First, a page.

In fifth year in school, I remember attending an outside course at a place called (I think) the Catholic Institute of Sociology. I got a diploma too: in social ethics. And all I remember of the course was the summation that true ethics were to be found only in Catholicism, that all others were inherently deceptive and false. I didn't agree, even then. So, the definition of ethics can be subjective if it is viewed either religiously or politically. The supporters and practitioners of apartheid, after all, convinced themselves that it was ethical to keep black people in subjection ... they would not be able to cope with political freedom and education. What the president calls "an ethical consciousness" can only be fostered outside ideologies. It starts with the old adage of teaching people how to think, not what to think. It means giving them a value system from an early age, where principles are what you live by, not what you drop when the going gets tough. It means an education system based on thought and reason, not on social engineering to feed the needs of the economy.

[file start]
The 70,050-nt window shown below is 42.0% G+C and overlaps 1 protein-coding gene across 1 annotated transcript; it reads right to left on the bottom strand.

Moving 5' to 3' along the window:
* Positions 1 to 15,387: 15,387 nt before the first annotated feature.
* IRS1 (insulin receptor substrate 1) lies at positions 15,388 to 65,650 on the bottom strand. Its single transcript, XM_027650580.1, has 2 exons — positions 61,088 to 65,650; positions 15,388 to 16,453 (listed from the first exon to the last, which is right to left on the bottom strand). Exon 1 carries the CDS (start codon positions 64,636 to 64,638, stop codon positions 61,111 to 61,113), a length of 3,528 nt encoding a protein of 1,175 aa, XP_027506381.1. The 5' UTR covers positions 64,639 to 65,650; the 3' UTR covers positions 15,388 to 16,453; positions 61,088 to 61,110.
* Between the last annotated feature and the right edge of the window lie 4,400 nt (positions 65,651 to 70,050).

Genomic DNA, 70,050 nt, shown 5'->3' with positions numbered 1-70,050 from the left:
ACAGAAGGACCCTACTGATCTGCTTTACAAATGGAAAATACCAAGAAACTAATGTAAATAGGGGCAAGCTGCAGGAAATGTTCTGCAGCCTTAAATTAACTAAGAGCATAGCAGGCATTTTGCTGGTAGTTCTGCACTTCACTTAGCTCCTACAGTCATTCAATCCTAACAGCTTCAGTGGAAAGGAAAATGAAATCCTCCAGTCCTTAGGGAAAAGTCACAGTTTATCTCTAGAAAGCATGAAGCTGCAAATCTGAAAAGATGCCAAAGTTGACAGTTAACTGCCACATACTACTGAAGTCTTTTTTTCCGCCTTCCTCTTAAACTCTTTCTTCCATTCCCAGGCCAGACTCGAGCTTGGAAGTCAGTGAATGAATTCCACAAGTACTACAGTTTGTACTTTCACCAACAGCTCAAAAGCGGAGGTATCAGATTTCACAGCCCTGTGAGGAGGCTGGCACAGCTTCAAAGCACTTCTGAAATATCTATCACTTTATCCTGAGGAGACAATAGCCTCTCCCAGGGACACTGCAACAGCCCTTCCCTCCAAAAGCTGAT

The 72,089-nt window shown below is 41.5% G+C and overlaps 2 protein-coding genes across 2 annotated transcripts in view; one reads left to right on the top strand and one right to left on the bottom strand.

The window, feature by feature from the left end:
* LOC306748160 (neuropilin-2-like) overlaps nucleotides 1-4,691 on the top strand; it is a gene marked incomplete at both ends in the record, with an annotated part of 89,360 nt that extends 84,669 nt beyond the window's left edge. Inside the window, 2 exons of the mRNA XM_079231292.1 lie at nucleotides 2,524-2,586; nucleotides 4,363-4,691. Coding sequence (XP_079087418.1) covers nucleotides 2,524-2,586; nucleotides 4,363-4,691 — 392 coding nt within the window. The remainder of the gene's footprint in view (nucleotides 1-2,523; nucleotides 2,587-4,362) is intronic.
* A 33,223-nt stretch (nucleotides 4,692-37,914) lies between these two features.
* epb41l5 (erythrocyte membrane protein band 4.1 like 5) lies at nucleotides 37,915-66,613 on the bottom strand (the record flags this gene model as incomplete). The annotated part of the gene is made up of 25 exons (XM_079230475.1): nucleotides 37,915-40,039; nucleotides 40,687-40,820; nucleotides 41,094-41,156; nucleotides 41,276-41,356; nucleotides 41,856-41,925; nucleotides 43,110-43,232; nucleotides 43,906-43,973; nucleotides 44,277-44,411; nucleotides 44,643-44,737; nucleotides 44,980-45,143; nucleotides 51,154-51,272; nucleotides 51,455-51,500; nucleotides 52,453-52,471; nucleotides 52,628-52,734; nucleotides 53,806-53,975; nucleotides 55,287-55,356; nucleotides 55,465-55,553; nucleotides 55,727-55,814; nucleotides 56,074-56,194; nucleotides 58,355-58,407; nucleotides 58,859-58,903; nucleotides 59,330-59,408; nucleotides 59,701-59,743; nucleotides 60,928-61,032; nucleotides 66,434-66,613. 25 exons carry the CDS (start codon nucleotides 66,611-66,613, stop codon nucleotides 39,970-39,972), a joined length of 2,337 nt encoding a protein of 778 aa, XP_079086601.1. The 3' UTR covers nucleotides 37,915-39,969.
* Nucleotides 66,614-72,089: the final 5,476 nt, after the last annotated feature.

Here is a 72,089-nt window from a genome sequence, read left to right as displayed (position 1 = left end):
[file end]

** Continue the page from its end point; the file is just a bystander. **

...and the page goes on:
It means learning from history rather than blindly defending or ignoring it. It means a political system which does not snigger at intellectualism.

And that, of course, means de-constructing the current trends in education. We have to go back to the classical system of using education for itself, to give us the ability to reason and make judgements for ourselves rather than blindly accepting the status quo.

It means, for instance, valuing an excellent third level technical institute for what it is, rather than feeling the necessity to call it a university. That would show that we value all levels and types of achievement equally. It would mean maintaining standards in education rather than dumbing down to win the educational numbers game.

The president has suggested that philosophy should be taught in schools. It would be a hell of a start. But that would be the core of a revolution. And I have a feeling he's not going to achieve it, not even in 10 lifetimes.

Irish Independent